Jesus, has FOUR biographies written about him within 70 years of his death, two by eyewitnesses and two from people who were in close association with eyewitnesses, on top of Jesus being mentioned by several non-Christian sources. The church was a persecuted organisation for nearly 300 years after its founding. It had no authority to wipe out competing variants en-mass until around the year 800 at the earliest. In modern days, what this means is that we have thousands of complete or partial texts from the times the church had no or extremely limited political power that were lost and then rediscovered in modern times. Any intentional editing would easily be caught, as it is in the Koran, but textual critics don't find that. They find the usual spelling errors, word substitution, word order changes and the like that you find in any document from that pre-printing press age.
When the documents of the New Testament were compiled together into one volume, after circulating as independent documents before that, no effort was made to edit or harmonize the accounts. Many apparent contradictions exist to the casual reader that are only resolved with a little research into the cultural context, historic context, and standards of writing of the day. While this makes it easy for critics to invent contradictions out of whole cloth, it's also a data goldmine for historians. Eyewitness testimony virtually always agrees on the major details while differing on the minor details. Example: When the Titanic sank in 1912, eyewitnesses disagreed over if the ship sank intact or broke in two before sinking. Historians don't look at that and conclude that the Titanic didn't sink.
The benefit of these minor details added off the cuff can be shown to be true or false.
When Jesus is stabbed with a spear after death, blood and water poured out. Why would water pour out of such a wound? Well today we know why. Jesus was going into hypovolemic shock from the beating he sustained before being crucified. This causes fluids, but not blood, to build up in the body around the heart and lungs. So when stabbed through the heart and lungs, a mixture of blood and what would appear to be water would spill from the wound. In the 1st century the only way you would know that is if you saw it happen. You would have no idea WHY it happened of course.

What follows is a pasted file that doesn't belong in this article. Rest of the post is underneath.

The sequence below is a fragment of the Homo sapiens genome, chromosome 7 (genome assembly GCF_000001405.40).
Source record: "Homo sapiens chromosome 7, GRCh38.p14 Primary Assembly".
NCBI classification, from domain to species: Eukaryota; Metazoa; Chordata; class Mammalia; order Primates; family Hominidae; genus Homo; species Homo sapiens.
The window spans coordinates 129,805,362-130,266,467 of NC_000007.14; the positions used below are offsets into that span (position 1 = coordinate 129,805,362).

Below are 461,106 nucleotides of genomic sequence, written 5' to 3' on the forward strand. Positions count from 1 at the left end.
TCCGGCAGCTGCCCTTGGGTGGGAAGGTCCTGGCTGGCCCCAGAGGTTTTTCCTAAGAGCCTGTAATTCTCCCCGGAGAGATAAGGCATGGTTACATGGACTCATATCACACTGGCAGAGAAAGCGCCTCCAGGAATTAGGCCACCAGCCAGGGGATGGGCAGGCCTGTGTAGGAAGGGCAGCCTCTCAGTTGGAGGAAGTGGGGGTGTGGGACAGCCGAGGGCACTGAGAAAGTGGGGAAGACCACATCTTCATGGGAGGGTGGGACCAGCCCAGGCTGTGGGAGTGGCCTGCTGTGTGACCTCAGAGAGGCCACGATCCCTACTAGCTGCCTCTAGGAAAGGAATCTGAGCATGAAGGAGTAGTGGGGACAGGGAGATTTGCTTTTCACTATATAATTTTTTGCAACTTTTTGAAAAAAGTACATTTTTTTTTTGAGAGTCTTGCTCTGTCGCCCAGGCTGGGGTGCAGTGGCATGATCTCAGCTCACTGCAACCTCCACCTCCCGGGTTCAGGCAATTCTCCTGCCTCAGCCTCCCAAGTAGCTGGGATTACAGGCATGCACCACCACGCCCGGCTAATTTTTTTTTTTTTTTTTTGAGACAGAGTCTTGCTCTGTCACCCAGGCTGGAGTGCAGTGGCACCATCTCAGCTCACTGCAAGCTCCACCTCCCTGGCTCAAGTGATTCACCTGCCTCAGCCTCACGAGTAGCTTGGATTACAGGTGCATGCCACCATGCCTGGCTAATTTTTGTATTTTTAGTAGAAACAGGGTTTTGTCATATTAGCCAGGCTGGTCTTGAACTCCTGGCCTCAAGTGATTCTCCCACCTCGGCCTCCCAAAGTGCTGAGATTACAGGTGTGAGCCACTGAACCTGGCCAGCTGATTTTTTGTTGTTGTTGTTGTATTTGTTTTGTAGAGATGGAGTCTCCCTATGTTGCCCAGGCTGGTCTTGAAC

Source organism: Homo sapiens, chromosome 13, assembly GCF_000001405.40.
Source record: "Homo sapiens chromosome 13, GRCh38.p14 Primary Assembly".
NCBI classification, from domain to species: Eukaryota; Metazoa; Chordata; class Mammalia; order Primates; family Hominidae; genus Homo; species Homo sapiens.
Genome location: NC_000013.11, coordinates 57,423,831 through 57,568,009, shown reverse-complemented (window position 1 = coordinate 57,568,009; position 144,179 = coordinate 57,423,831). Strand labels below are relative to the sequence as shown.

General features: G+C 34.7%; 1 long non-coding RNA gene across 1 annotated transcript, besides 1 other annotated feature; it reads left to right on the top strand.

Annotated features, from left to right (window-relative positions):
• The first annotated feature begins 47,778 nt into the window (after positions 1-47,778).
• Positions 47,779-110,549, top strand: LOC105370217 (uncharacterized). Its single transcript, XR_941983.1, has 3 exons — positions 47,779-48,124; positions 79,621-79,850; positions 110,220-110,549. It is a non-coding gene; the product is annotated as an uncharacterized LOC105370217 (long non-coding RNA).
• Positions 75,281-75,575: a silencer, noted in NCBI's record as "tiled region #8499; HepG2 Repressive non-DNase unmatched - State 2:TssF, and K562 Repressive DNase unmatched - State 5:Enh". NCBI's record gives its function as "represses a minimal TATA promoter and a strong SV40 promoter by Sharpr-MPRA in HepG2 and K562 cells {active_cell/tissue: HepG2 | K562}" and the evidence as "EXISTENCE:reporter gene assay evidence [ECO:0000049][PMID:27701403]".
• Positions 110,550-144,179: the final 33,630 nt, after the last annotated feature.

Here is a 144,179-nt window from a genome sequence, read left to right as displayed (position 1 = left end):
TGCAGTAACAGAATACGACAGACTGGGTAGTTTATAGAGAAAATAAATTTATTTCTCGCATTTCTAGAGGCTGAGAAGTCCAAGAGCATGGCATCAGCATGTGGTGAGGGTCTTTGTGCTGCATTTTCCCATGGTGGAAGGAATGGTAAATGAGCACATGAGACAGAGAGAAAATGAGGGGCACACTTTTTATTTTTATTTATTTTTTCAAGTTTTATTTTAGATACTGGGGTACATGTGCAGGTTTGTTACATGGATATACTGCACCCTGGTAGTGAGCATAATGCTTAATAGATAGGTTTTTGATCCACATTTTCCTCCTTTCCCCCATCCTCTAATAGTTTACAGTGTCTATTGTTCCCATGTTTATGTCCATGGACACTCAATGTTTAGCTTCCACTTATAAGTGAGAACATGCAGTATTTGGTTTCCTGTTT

In the Parable of the Workers in the Vineyard, workers are offered a Denarius for a days labor in the Vineyard, which we now know through archaeology was a typical days wage in Pre-70AD Judea. No Google, how may people would know the days wage for for unskilled labor 700 miles from where you live now 40 years ago unless you actually lived there?
The book of Acts is fascinating to read from the perspective of a historian because it has so many details.
The Gospels are also great reads because of the sheer incompetence of the disciples before the resurrection. If YOU were making up a religion would YOU put in your scriptures YOU committing even half of the screw-ups that the disciples got themselves into? They completely fail to understand major teachings on many occasions. Jesus calls Peter Satan. The male followers of Jesus hide in fear while the women followers go to and discover the empty tomb. They then fail to understand the meaning until he appears before them and verbally slaps them about. You have passages where large numbers of followers LEAVE after Jesus makes a statement. You have Peter denying that he was associated with Jesus during the trial. (Yea, that makes a great recruitment story, Peter is the leader of the church, the first pope, and right there you have him cowering and running away and in general being a complete incompetent.) That's not a good story to make up, but if it's what really happened then it is good history.
300 years of textual and archaeological criticism has forged some of Christianities best intellectual weapons. A few decades of those same disciplines being applied to Islam are showing it to be built on a foundation of sand.